Laser scanner gives new view of buildings

The University of Otago’s property services division has a new tool to take the measure of its Dunedin campus buildings and what they contain.

If Luke Skywalker owned a travel mug, the Leica BLK2GO is how it might look.

The laser scanner, weighing 775g and measuring 279mm, is sleek and can be held in one hand.

It produces 3-D images while taking 270-degree photos, creating accurate digital images as it is carried through a building or other structure.

The device can record the exact size of a building, including anything inside that needs regular maintenance, such as heat pumps, lifts and fire extinguishers.

University of Otago head of technical services Rob Wilks said the university had had the $115,000 scanner for about four months and already it had helped his department understand the health of the campus’ 800-plus buildings better.

University of Otago head of technical services Rob Wilks holds a Leica BLK2GO laser scanner aloft...
University of Otago head of technical services Rob Wilks holds a Leica BLK2GO laser scanner aloft. PHOTO: PETER MCINTOSH
"The BLK2GO eliminates human error, allows us to spot unmet need, plan maintenance and keep buildings in top condition.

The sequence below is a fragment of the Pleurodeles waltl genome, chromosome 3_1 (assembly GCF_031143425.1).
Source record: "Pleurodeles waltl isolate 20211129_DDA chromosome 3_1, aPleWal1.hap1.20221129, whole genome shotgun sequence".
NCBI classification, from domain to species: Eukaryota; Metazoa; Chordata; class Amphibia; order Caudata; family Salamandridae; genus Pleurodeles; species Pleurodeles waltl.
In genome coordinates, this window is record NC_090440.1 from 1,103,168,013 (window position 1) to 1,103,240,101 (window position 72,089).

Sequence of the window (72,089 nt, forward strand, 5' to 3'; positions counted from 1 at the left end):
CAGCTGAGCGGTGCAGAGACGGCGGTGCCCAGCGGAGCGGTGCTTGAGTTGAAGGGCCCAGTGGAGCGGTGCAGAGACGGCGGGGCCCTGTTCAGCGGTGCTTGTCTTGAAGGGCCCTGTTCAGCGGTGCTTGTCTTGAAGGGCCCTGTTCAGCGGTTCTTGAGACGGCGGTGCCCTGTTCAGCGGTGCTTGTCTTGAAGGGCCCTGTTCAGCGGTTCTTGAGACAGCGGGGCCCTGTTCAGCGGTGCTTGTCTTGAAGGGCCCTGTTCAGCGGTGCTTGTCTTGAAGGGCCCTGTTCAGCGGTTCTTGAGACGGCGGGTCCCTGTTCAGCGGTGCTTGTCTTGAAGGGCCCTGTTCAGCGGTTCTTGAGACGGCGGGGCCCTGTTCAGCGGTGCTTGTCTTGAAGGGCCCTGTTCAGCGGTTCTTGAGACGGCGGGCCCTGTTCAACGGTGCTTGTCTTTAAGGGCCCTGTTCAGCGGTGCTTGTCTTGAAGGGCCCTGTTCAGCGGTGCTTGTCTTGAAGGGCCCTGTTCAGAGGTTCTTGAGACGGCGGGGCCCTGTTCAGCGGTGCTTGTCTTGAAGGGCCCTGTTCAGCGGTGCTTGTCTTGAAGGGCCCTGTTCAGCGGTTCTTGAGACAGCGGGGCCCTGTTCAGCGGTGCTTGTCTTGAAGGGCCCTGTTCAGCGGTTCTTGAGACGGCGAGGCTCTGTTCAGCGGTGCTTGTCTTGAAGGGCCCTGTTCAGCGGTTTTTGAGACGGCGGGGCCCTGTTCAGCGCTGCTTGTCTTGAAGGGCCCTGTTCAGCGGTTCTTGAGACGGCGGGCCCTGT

"We’ll use this device on all major assets from cradle to grave," Mr Wilks said.

Staff could check the scanners’ pinpoint measurements against existing records. A lift in the Hercus building was half a metre from where historical records had put it, Mr Wilks said.

Traditional measuring methods were too cumbersome to show how a new doorway would fit into Aquinas College, so the BLK2GO came to the rescue.

The new Te Rangihiroa College was scanned under construction to show exact locations of cables, valves and pipes, Mr Wilks said.

A science building was scanned before renovations, which ensured new features and services fit accurately into the existing environment.

A 3-D scan of the university clock tower produced with the laser scanner. PHOTO: ROB WILKS
A 3-D scan of the university clock tower produced with the laser scanner. PHOTO: ROB WILKS
"It’s a bit like reading the book before you see the movie," he said.

Scanner data could be loaded into university software to show the location of specific problems, which would save money and improve safety.

With its rotating laser and three cameras, the device also saved time.

"Instead of taking measurements for three hours on the property services division building, we scanned it in 90 minutes," Mr Wilks said.

The scanner would streamline consent applications, insurance estimates and building valuations.

eric.trump@odt.co.nz

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